Use this URL to cite or link to this record in EThOS: http://ethos.bl.uk/OrderDetails.do?uin=uk.bl.ethos.564216
Title: Judicial independence in Kenya : constitutional challenges and opportunities for reform
Author: Oseko, Julie Ouma
Awarding Body: University of Leicester
Current Institution: University of Leicester
Date of Award: 2012
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Abstract:
The judiciary in Kenya has been progressively viewed as subservient to the executive, an upholder of state power and a poor protector of citizens’ rights. The rejection of the judiciary as an independent and impartial arbiter of disputes was a major contributor to the post-election violence experienced in December 2007 which resulted in anarchy and massive loss of lives and property. This thesis contends that there is a contextually symbiotic link between separation of powers, judicial independence and the rule of law. While focusing on the relationship between the judiciary and the executive, the research highlights the dangers of failure to maintain the appropriate balance of power between the executive, judiciary and the legislature, its ramifications to judicial independence and the rule of law. By analysing secondary data and using Kenya as a case study, this relationship is chronologically traced from the pre-colonial, colonial, independence and post-independence periods. An examination of successive constitutions exposes gaps and weaknesses in constitutional provisions guaranteeing judicial independence. Instances of violation are discussed with examples as confirmation that such protection was minimal, weak and not respected in practice. A high degree of executive intrusion, influence and control was evident inter alia in appointments, removal, funding and administration. Cumulatively, these factors contributed to the erosion of personal and institutional independence leading to drastic loss of confidence. Opportunities in terms of implemented reforms, especially the newly promulgated Constitution of Kenya 2010 are scrutinised. The thesis concludes that even though complete independence from the executive cannot be achieved nor is it desirable, more robust constitutional protection of judicial independence, coupled with a high degree of autonomy can be a strong guardian against violation. New threats are discovered. Further research, constitutional amendments and use of non-legal initiatives are proposed as key for future judicial reform.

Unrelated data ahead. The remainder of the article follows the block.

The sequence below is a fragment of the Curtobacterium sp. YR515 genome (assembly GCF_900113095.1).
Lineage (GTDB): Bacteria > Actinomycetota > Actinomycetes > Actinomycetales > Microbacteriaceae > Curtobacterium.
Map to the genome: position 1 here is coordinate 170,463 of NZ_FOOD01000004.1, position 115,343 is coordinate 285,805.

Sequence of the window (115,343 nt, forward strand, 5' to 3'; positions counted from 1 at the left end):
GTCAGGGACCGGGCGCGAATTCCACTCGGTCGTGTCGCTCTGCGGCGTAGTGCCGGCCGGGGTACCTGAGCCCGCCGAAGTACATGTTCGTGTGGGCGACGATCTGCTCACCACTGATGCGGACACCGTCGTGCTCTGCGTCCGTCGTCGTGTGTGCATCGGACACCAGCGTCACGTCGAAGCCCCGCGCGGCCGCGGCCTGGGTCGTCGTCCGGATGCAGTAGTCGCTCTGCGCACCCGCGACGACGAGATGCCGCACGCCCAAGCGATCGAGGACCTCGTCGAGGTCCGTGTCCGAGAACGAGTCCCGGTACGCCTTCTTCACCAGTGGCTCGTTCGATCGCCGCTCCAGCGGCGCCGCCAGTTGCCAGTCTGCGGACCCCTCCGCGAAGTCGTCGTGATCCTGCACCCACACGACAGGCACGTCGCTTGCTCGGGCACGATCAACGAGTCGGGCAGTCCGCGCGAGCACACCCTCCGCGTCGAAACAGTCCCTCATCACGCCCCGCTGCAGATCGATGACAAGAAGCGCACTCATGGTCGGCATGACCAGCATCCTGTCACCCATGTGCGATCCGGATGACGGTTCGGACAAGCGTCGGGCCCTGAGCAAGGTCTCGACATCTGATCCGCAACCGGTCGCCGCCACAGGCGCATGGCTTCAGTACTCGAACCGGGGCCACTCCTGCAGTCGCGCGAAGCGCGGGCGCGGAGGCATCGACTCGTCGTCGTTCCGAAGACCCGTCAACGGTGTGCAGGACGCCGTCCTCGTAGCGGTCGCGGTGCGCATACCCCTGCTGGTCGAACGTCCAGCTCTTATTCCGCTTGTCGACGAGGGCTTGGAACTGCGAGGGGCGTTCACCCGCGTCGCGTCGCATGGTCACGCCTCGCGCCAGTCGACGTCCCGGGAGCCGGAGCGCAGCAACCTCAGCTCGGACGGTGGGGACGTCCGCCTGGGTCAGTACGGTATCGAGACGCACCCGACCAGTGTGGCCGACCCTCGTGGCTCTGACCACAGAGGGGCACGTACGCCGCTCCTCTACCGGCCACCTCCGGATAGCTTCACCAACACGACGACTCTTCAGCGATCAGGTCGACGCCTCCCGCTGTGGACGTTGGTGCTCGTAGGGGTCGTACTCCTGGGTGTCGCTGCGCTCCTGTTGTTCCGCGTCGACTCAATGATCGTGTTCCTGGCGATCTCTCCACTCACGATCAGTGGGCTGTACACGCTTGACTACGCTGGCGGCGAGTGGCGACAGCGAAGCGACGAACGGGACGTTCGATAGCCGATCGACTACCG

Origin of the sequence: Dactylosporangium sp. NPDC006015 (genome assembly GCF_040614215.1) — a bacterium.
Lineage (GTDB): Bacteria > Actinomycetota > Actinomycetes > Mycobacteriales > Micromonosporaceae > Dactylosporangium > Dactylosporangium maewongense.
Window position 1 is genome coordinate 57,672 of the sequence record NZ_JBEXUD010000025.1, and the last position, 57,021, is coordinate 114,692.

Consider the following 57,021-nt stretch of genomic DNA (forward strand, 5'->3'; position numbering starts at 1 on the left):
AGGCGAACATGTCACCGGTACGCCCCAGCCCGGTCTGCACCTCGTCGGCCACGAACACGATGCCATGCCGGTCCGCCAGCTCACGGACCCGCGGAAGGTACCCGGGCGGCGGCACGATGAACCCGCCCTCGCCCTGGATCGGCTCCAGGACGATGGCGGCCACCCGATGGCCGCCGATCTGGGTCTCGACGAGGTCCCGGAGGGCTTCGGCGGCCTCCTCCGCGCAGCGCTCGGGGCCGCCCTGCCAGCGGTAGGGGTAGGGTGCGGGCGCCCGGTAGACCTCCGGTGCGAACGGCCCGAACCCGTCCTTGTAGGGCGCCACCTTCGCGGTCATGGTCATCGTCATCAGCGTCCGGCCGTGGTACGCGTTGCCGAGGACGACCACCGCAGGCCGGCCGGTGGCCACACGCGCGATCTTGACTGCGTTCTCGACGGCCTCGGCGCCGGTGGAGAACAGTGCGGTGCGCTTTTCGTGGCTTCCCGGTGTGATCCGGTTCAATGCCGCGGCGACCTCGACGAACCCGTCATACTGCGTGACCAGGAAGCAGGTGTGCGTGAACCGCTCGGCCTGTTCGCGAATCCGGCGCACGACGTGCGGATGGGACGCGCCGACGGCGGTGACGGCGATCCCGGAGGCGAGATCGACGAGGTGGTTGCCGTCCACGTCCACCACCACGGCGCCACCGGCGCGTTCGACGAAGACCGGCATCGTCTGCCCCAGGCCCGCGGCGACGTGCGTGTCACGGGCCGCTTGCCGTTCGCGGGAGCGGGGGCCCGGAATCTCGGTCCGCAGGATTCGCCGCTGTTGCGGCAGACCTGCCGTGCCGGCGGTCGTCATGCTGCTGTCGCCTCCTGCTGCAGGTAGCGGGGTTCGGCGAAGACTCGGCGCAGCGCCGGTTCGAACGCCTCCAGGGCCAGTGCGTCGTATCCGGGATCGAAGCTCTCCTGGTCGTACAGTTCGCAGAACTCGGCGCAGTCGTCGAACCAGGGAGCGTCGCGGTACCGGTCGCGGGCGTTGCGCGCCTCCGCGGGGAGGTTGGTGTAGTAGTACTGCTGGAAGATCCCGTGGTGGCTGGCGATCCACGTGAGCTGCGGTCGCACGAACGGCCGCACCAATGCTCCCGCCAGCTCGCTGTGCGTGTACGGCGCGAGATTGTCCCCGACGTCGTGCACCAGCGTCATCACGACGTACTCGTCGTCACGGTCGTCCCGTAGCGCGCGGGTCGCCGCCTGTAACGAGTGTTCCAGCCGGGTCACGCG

Supervisor: Wicks, Elizabeth; Crifo, Carla Sponsor: Not available
Qualification Name: Thesis (Ph.D.) Qualification Level: Doctoral
EThOS ID: uk.bl.ethos.564216  DOI: Not available
Keywords: Judicial Independence ; Rule of Law ; Separation of Powers ; Judicial Reform ; Constitutional Law ; Kenya
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